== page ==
Lavenders should be pruned every year to keep them in a tidy shrub form. Pruning or trimming should be done each year in late summer, as soon as the blooms have faded, so that the bushes have time to make a little new growth before winter. On established plants use secateurs to remove flower stalks and about 2.5cm (1in) of the current year’s growth, making sure that some green growth remains. Hard pruning is sometimes done in April, but this means the loss of a season’s flowers.

Harvesting Lavender is one of the most enjoyable pleasures any gardener can have. Lavender flower heads look grey before the flowers open. Cut lavender stems when the lowest blossom opens. Make the cut slightly above the first set of leaves leaving a stem length suitable for a vase or whatever flower arrangement you choose. The colour will be more vivid when dried.
Cut the flower stems during the cool of the morning after the dew has dried. The fragrance is the strongest then, and the blossoms will keep most of the perfume oils present, even when dried. Keep cutting blooming stems to encourage more growth. Plants can flower up to three times during a summer.
Tie the stems in small bunches and hang upside down in a warm dark place for the deepest colour and to prevent them from bending. More essential oils will be retained, too. Use a dark, dry, airy room for fast drying. It will take about a week for the flowers to completely dry.

Plant Uses:
Banks and Slopes, City/Courtyard Gardens, Coastal, Cottage/Informal Garden, Drought Resistant, Flowers Borders and Beds, Garden Edging, Gravel Garden, Mediterranean, Patio/Container Plants, Rock Garden or Wildlife Gardens.
Aromatherapy, Culinary uses, Moth and Insect repellent.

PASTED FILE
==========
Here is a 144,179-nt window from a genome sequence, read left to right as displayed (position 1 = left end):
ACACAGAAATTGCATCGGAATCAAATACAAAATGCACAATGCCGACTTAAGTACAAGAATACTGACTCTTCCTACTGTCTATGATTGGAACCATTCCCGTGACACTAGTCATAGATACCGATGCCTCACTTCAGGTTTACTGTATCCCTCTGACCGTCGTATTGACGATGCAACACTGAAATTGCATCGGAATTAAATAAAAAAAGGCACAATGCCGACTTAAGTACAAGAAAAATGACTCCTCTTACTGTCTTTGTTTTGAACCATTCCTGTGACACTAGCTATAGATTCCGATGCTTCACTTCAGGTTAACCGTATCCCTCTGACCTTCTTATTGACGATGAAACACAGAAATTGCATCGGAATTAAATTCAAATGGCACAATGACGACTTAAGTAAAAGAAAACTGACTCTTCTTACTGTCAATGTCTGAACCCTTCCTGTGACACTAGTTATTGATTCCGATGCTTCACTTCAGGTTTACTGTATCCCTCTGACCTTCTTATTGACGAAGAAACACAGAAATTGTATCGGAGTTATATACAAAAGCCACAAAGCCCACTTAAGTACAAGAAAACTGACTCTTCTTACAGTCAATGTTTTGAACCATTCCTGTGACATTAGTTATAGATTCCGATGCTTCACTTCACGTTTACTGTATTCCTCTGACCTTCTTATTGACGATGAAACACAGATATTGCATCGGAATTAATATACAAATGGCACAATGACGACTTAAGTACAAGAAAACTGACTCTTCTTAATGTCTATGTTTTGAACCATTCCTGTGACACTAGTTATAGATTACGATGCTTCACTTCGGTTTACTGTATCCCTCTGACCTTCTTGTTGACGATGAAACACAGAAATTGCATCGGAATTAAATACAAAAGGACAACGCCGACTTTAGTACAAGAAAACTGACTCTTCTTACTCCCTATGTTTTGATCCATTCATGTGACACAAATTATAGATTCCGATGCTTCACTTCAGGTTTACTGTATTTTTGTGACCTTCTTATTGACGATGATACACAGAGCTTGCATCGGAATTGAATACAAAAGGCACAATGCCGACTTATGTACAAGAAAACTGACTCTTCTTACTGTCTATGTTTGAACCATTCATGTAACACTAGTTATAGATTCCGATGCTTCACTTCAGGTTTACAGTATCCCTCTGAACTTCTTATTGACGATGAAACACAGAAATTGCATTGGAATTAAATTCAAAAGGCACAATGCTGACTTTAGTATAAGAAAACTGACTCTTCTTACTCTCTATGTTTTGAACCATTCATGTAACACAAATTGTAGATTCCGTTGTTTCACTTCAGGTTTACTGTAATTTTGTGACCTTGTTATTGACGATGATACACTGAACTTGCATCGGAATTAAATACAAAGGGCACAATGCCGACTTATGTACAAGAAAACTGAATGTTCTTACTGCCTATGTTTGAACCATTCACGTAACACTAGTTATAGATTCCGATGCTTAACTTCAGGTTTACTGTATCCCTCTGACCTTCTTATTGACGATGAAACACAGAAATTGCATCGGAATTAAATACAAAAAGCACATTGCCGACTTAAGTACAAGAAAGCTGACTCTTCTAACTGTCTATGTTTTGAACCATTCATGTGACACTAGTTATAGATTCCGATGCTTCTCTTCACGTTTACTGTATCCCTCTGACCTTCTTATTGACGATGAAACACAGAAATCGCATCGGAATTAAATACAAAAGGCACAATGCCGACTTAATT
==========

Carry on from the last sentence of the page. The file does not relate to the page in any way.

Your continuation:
As an Insecticide:
Simply planting lavender within your garden works as a natural insecticide, simply because of its fragrance, which insects despise. Planting lavender around plants that are prone to insect infestation helps keep bugs at bay.
Dried lavender flowers are traditionally used for filling sachets and for placing amongst linen. The dried flower can be simply placed inside drawers or closets repels moths and it makes your clothes small great.

Other Uses:
Lavender is a popular herb for the garden it is prized for both its fragrance and its colour. Lavender is popular amongst beekeepers and produces a delicately scented honey. The flowers are rich in essential oil which is obtained by distillation. Lavender oil is used extensively in perfumery,
Roses and Lavender, with a little mint and some lemon juice to activate the alkaloids can make both a brilliant pink dye and very tasty pink lemonade.

Lavender gets its name from the Latin word lavare, which means to wash. In ancient times, Romans used the aromatic herb to scent their bathwater.
The species name angustifolia means 'having narrow foliage'.
The variety 'Rosea' is also known as 'Jean Davis' in the US. The origins of the name are unfortunately not known.
It can also be found with the name 'Nana Rosea', referring to the compact plant size and is very similar to, if not the same as 'Loddon Pink'.

Additional Information

Additional Information

Packet Size 50mg
Average Seed Count 50 seeds
Seed Form Natural
Family Lamiaceae
Genus Lavandula
Species angustifolia
Cultivar Rosea
Synonym Nana Rosea, Pink English Lavender.
Common Name Also known as Lavender 'Jean Davis'
Other Language Names lavendel lavanda lavande laventeli lawenda lavanta lafant
Hardiness Hardy Perennial
Flowers Mauve-pink
Natural Flower Time Mid to late Spring
Foliage Evergreen, fresh green in the spring
Height 45 to 60cm (18 to 24in)
Spread 30 to 40cm (12 to 14in)
Position Prefers Full Sun, Sheltered
Soil Well-drained/light, Chalky/alkaline, Dry, Sandy
Germination 21 to 90 Days
Notes Herb, Evergreen Shrub. (Hardy)